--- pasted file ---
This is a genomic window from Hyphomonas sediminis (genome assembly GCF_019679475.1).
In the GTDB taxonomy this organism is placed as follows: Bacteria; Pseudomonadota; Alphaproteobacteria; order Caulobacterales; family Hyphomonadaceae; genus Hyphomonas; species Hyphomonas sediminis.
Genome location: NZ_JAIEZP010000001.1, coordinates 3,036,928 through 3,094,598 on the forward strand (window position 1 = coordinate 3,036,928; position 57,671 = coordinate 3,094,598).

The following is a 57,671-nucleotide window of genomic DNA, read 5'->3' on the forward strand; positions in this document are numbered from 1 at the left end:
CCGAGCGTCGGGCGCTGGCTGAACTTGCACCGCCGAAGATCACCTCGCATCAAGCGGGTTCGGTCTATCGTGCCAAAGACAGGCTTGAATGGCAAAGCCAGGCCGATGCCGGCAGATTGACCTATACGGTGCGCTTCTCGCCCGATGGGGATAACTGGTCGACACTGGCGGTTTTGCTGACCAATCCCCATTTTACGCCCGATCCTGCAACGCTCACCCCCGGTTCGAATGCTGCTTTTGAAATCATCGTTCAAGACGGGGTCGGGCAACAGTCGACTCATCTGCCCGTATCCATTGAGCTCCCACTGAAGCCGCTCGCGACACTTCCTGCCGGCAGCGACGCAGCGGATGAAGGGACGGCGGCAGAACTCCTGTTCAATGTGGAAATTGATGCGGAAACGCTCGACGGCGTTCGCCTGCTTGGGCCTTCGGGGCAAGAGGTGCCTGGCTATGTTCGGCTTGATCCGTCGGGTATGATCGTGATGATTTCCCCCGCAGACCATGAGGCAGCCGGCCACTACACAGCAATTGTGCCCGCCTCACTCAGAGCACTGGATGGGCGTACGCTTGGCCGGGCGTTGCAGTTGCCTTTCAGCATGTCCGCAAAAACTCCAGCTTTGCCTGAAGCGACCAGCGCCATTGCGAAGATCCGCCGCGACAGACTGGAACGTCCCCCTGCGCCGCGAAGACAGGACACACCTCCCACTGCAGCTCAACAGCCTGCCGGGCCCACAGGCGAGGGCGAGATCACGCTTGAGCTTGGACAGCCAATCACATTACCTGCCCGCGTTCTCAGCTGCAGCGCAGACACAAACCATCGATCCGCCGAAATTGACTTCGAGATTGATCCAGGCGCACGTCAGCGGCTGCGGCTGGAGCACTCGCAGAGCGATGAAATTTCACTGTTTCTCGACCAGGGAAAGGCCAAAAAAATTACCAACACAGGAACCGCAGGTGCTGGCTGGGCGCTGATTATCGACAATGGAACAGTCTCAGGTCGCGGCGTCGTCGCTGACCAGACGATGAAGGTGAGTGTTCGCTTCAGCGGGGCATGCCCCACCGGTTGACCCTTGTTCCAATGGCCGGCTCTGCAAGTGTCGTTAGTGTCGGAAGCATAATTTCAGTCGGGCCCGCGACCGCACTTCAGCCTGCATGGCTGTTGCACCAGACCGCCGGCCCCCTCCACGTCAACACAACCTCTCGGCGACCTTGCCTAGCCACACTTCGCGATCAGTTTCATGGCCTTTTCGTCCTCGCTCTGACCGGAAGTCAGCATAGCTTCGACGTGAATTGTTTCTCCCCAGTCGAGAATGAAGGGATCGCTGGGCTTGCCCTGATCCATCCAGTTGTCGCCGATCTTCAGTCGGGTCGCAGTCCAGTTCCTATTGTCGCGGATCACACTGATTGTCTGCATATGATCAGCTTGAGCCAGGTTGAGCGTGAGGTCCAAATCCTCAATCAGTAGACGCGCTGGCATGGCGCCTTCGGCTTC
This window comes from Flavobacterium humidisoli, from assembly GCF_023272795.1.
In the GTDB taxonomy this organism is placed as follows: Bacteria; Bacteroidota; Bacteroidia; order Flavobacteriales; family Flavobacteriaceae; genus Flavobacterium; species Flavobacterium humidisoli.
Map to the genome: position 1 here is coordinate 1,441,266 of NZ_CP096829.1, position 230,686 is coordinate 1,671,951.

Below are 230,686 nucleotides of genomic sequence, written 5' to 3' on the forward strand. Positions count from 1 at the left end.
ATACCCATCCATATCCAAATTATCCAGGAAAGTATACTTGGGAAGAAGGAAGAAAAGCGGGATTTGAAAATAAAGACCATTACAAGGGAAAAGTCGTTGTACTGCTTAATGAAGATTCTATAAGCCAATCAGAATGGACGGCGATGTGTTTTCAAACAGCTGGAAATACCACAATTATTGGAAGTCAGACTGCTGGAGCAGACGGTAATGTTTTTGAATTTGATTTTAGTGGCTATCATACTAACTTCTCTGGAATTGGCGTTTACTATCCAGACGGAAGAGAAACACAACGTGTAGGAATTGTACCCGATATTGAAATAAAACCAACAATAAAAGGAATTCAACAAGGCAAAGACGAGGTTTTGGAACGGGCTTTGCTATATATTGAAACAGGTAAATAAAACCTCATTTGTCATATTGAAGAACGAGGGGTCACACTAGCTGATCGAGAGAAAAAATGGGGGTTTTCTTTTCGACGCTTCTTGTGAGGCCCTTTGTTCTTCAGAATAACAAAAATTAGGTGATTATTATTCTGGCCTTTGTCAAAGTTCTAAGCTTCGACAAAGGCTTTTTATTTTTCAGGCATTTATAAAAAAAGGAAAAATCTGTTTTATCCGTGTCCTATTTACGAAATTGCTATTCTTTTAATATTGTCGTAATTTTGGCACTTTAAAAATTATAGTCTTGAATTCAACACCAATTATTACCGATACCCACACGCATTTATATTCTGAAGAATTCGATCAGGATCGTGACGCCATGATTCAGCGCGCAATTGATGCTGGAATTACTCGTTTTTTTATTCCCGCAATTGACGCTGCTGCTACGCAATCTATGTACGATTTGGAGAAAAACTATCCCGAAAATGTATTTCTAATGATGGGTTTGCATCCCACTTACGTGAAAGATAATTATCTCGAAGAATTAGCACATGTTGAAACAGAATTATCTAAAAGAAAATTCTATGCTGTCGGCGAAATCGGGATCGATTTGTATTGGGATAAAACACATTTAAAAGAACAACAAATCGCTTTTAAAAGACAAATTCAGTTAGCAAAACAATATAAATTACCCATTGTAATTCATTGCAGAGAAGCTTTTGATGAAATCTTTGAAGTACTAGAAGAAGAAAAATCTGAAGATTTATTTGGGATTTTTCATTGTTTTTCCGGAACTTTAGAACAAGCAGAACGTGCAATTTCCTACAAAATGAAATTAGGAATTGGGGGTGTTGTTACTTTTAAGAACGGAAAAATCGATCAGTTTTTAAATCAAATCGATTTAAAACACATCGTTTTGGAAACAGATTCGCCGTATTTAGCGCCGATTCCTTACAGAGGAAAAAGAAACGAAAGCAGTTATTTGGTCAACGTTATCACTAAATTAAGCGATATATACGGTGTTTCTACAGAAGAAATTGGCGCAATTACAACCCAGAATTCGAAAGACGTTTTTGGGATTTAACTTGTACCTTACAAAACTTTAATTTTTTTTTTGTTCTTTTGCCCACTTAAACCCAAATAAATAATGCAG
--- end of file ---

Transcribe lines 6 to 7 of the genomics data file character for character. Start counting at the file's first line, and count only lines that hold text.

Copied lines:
This window comes from Flavobacterium humidisoli, from assembly GCF_023272795.1.
In the GTDB taxonomy this organism is placed as follows: Bacteria; Bacteroidota; Bacteroidia; order Flavobacteriales; family Flavobacteriaceae; genus Flavobacterium; species Flavobacterium humidisoli.